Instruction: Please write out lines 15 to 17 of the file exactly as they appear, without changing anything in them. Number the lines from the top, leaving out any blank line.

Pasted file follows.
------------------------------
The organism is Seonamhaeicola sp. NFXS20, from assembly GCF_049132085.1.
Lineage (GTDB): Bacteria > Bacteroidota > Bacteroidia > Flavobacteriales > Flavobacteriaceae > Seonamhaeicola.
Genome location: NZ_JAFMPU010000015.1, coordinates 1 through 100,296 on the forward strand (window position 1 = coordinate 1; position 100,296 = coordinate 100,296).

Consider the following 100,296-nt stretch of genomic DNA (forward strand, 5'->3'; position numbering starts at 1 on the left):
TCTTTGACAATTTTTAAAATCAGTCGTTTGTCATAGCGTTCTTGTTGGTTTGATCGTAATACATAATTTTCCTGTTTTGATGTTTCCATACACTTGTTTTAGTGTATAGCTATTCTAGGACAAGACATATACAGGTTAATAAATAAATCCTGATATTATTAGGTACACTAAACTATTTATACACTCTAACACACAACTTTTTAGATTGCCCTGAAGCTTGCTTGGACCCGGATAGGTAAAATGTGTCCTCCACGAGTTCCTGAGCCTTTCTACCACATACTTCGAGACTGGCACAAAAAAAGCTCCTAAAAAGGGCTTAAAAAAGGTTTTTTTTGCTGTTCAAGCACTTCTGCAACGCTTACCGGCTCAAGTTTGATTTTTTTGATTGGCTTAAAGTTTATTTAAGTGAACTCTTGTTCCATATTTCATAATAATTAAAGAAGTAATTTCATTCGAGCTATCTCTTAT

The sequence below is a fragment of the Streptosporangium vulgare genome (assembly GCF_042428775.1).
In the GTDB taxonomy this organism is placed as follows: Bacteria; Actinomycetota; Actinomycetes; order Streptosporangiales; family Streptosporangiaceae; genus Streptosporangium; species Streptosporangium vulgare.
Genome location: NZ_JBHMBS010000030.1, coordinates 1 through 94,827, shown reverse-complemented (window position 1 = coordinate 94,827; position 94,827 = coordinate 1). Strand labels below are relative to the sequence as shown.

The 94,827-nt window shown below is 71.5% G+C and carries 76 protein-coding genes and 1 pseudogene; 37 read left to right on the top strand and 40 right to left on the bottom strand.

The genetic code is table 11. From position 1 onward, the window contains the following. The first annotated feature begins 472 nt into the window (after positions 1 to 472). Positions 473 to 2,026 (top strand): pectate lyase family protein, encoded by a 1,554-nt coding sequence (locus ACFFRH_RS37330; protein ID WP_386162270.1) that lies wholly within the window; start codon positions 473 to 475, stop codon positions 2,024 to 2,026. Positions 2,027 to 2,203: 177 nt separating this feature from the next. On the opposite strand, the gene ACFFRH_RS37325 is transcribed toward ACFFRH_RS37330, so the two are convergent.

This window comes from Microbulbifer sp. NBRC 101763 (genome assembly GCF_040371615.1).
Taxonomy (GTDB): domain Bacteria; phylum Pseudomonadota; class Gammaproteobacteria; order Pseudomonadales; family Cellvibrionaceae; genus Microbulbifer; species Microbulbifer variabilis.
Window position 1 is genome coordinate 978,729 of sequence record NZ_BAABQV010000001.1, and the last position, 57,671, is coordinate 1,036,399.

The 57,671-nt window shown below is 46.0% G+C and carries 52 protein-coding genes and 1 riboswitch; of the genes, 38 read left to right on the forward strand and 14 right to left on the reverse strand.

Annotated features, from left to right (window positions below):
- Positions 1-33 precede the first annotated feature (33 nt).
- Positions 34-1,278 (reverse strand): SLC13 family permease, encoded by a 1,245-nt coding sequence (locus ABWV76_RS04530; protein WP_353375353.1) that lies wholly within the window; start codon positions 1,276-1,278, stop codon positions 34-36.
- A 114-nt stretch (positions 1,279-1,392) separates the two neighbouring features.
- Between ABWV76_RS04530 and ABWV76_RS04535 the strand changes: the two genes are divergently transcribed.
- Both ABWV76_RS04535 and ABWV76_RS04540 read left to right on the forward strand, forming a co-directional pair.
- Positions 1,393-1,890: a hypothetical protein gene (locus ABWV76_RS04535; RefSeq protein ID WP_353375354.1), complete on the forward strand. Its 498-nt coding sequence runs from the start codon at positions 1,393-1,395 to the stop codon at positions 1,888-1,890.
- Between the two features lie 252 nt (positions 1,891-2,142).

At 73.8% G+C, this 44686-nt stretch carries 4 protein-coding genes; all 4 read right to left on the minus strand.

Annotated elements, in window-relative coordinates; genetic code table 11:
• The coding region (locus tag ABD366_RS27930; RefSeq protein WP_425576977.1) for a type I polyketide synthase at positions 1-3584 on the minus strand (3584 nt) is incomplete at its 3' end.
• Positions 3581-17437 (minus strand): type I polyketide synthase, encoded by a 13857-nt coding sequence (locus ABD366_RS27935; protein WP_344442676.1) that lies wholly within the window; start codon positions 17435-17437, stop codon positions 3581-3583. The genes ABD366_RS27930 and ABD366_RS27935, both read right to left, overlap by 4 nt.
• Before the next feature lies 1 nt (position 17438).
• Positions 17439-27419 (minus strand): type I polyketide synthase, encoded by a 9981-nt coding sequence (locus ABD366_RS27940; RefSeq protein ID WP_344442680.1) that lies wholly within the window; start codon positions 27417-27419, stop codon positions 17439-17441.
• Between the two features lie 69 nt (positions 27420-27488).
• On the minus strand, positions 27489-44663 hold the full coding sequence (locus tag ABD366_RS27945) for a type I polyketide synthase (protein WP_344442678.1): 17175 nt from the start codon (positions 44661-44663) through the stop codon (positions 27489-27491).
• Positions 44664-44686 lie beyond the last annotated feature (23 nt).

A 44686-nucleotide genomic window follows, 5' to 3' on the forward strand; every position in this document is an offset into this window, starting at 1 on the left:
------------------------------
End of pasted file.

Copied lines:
Annotated features, from left to right (window positions below):
- Positions 1-33 precede the first annotated feature (33 nt).
- Positions 34-1,278 (reverse strand): SLC13 family permease, encoded by a 1,245-nt coding sequence (locus ABWV76_RS04530; protein WP_353375353.1) that lies wholly within the window; start codon positions 1,276-1,278, stop codon positions 34-36.